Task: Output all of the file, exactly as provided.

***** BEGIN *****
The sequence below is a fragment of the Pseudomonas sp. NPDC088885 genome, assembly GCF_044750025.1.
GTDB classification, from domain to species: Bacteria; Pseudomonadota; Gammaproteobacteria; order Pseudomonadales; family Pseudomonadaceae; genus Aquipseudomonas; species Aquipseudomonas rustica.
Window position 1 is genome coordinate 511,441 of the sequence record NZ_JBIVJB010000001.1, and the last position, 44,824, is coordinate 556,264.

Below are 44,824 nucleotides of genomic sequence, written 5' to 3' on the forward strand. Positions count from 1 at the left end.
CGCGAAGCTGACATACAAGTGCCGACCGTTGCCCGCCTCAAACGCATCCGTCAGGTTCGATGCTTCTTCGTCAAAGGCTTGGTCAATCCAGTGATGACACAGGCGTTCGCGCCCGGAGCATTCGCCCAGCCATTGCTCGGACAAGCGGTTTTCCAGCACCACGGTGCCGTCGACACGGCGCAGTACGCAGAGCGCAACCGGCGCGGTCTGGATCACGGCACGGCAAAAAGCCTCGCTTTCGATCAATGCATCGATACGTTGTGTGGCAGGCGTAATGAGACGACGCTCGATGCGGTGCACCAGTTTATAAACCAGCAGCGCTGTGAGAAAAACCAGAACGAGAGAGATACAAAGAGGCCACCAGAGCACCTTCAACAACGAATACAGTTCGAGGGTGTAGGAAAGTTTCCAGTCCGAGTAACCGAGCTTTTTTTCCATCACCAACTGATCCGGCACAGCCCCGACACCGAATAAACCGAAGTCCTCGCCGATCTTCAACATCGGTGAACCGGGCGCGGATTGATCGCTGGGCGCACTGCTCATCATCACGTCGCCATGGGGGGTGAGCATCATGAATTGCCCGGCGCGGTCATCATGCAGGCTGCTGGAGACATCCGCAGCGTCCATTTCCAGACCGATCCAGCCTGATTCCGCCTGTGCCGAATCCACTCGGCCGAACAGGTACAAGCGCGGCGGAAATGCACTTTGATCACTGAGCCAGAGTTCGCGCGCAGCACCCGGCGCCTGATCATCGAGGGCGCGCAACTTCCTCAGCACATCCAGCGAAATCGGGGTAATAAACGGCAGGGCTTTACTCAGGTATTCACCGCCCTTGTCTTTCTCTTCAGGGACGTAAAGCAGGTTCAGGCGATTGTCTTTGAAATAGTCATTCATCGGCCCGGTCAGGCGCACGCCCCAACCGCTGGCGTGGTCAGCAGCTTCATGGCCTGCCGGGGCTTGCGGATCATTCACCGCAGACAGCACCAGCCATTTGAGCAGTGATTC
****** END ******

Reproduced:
The sequence below is a fragment of the Pseudomonas sp. NPDC088885 genome, assembly GCF_044750025.1.
GTDB classification, from domain to species: Bacteria; Pseudomonadota; Gammaproteobacteria; order Pseudomonadales; family Pseudomonadaceae; genus Aquipseudomonas; species Aquipseudomonas rustica.
Window position 1 is genome coordinate 511,441 of the sequence record NZ_JBIVJB010000001.1, and the last position, 44,824, is coordinate 556,264.

Below are 44,824 nucleotides of genomic sequence, written 5' to 3' on the forward strand. Positions count from 1 at the left end.
CGCGAAGCTGACATACAAGTGCCGACCGTTGCCCGCCTCAAACGCATCCGTCAGGTTCGATGCTTCTTCGTCAAAGGCTTGGTCAATCCAGTGATGACACAGGCGTTCGCGCCCGGAGCATTCGCCCAGCCATTGCTCGGACAAGCGGTTTTCCAGCACCACGGTGCCGTCGACACGGCGCAGTACGCAGAGCGCAACCGGCGCGGTCTGGATCACGGCACGGCAAAAAGCCTCGCTTTCGATCAATGCATCGATACGTTGTGTGGCAGGCGTAATGAGACGACGCTCGATGCGGTGCACCAGTTTATAAACCAGCAGCGCTGTGAGAAAAACCAGAACGAGAGAGATACAAAGAGGCCACCAGAGCACCTTCAACAACGAATACAGTTCGAGGGTGTAGGAAAGTTTCCAGTCCGAGTAACCGAGCTTTTTTTCCATCACCAACTGATCCGGCACAGCCCCGACACCGAATAAACCGAAGTCCTCGCCGATCTTCAACATCGGTGAACCGGGCGCGGATTGATCGCTGGGCGCACTGCTCATCATCACGTCGCCATGGGGGGTGAGCATCATGAATTGCCCGGCGCGGTCATCATGCAGGCTGCTGGAGACATCCGCAGCGTCCATTTCCAGACCGATCCAGCCTGATTCCGCCTGTGCCGAATCCACTCGGCCGAACAGGTACAAGCGCGGCGGAAATGCACTTTGATCACTGAGCCAGAGTTCGCGCGCAGCACCCGGCGCCTGATCATCGAGGGCGCGCAACTTCCTCAGCACATCCAGCGAAATCGGGGTAATAAACGGCAGGGCTTTACTCAGGTATTCACCGCCCTTGTCTTTCTCTTCAGGGACGTAAAGCAGGTTCAGGCGATTGTCTTTGAAATAGTCATTCATCGGCCCGGTCAGGCGCACGCCCCAACCGCTGGCGTGGTCAGCAGCTTCATGGCCTGCCGGGGCTTGCGGATCATTCACCGCAGACAGCACCAGCCATTTGAGCAGTGATTC